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Laminar-turbulent transition induced by a discrete roughness element in a supersonic boundary layer
De Tullio, N. and Paredes Gonzalez, Pedro and Sandham, N. D. and Theofilis, Vassilios
Laminar-turbulent transition induced by a discrete roughness element in a supersonic boundary layer.
"JOURNAL OF FLUID MECHANICS", v. 735
||Laminar-turbulent transition induced by a discrete roughness element in a supersonic boundary layer
De Tullio, N.
Paredes Gonzalez, Pedro
Sandham, N. D.
|Título de Revista/Publicación:
||JOURNAL OF FLUID MECHANICS
||compressible boundary layers, instability, transition to turbulence
||E.T.S.I. Aeronáuticos (UPM)
||Motopropulsión y Termofluidodinámica [hasta 2014]
|Creative Commons Licenses:
||Recognition - No derivative works - Non commercial
The linear instability and breakdown to turbulence induced by an isolated roughness element in a boundary layer at Mach 2:5, over an isothermal flat plate with laminar adiabatic wall temperature, have been analysed by means of direct numerical simulations, aided by spatial BiGlobal and three-dimensional parabolized (PSE-3D) stability analyses. It is important to understand transition in this flow regime since the process can be slower than in incompressible flow and is crucial to prediction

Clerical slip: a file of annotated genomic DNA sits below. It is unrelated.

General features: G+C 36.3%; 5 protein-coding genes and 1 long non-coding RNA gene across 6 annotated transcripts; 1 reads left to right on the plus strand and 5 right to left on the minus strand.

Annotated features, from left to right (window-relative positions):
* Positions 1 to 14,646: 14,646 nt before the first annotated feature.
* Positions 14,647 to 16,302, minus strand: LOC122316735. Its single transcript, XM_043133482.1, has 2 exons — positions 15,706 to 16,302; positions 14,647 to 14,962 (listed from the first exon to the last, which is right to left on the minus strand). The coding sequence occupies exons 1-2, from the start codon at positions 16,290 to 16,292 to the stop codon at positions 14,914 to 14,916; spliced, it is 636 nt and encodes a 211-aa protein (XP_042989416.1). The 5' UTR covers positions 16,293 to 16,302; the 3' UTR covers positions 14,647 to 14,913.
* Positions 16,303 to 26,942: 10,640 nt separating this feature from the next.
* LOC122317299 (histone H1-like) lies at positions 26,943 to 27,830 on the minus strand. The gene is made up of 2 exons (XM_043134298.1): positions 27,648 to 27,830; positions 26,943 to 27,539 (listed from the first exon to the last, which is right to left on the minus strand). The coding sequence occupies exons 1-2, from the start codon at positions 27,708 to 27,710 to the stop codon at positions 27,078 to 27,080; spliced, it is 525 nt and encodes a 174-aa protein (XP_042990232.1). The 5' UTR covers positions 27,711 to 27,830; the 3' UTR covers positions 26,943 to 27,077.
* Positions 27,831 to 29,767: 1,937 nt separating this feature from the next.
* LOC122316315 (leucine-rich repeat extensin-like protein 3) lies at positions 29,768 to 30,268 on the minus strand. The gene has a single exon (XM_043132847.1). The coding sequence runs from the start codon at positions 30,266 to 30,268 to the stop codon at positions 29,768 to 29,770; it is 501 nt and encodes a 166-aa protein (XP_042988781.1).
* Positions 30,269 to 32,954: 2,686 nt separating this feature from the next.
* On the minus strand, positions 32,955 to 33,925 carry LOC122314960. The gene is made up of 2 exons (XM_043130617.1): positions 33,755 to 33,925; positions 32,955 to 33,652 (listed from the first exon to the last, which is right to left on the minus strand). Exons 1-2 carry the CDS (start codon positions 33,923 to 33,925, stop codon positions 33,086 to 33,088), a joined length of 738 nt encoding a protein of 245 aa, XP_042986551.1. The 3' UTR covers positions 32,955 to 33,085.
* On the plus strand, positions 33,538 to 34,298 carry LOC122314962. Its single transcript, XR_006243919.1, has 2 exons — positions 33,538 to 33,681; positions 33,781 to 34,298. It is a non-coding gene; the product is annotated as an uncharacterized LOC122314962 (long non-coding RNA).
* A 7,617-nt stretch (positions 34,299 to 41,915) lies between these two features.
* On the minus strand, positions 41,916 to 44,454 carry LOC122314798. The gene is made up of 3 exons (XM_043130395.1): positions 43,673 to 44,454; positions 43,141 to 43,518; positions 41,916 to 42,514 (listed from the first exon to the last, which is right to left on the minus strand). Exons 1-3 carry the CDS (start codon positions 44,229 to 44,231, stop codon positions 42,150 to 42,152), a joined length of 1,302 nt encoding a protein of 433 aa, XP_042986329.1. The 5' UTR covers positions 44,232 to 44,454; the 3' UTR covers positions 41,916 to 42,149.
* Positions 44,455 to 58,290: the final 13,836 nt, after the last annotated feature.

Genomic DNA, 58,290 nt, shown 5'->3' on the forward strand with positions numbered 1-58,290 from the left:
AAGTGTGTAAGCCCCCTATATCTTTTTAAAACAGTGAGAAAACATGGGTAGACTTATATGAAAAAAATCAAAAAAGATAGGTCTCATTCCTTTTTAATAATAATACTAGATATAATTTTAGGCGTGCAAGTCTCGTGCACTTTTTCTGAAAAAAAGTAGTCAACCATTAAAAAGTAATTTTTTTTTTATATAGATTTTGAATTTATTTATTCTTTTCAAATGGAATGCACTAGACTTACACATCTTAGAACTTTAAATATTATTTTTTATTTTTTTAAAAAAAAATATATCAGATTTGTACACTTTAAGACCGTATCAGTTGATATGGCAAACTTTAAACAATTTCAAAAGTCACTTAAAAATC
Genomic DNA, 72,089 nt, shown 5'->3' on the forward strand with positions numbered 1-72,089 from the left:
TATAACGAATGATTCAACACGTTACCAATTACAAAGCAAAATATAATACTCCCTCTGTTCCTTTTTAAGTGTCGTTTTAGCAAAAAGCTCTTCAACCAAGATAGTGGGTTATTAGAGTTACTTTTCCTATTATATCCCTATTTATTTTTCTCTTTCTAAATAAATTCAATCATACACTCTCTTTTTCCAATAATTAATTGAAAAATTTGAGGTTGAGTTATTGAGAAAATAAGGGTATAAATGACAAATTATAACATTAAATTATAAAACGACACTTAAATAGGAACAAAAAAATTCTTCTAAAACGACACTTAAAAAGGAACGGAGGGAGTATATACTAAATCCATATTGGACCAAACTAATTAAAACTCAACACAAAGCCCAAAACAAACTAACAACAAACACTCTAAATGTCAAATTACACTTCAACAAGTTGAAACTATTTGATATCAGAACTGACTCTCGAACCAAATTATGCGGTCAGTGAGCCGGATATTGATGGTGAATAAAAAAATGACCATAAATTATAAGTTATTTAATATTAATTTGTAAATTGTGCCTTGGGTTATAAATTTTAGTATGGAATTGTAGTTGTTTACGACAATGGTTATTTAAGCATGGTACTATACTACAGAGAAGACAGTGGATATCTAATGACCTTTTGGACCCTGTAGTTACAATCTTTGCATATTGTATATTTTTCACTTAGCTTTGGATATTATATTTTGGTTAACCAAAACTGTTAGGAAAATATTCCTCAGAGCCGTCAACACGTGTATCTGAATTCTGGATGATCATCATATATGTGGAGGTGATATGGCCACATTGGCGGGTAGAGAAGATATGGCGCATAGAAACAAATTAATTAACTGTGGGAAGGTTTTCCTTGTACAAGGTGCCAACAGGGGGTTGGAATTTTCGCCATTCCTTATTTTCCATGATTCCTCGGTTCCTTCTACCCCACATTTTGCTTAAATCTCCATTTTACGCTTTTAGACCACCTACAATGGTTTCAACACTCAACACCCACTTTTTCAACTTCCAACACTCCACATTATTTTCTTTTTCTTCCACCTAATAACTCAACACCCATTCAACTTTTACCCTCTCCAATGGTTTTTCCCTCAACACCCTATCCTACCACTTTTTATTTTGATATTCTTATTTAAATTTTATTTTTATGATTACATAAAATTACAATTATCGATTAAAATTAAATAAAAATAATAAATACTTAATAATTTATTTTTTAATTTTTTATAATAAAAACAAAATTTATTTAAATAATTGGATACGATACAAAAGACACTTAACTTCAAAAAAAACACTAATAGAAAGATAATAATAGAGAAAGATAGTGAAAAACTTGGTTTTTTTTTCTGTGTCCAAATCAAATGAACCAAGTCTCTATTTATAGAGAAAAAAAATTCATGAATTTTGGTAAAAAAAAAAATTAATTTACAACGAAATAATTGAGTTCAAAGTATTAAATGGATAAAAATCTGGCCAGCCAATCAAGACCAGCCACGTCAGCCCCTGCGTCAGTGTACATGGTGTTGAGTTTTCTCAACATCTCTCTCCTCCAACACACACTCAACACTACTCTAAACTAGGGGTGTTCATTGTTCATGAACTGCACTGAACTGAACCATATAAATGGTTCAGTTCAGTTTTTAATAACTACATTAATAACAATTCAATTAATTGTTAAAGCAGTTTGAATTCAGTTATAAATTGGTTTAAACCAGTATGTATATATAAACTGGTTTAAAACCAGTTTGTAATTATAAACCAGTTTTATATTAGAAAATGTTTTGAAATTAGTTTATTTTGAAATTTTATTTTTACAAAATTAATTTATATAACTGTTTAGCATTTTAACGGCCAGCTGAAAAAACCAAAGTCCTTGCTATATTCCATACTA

of local heat loads on next-generation flight vehicles. The results show that the roughness element, with a height of the order of the boundary layer displacement
thickness, generates a highly unstable wake, which is composed of a low-velocity streak surrounded by a three-dimensional high-shear layer and is able to sustain the
rapid growth of a number of instability modes. The most unstable of these modes are associated with varicose or sinuous deformations of the low-velocity streak; they are
a consequence of the instability developing in the three-dimensional shear layer as a whole (the varicose mode) or in the lateral shear layers (the sinuous mode). The most
unstable wake mode is of the varicose type and grows on average 17% faster tan the most unstable sinuous mode and 30 times faster than the most unstable boundary
layer mode occurring in the absence of a roughness element. Due to the high growthrates registered in the presence of the roughness element, an amplification factor of
N D 9 is reached within 50 roughness heights from the roughness trailing edge. The independently performed Navier–Stokes, spatial BiGlobal and PSE-3D stability results
are in excellent agreement with each other, validating the use of simplified theories for roughness-induced transition involving wake instabilities. Following the linear stages
of the laminar–turbulent transition process, the roll-up of the three-dimensional shear layer leads to the formation of a wedge of turbulence, which spreads laterally at a rate
similar to that observed in the case of compressible turbulent spots for the same Mach number.
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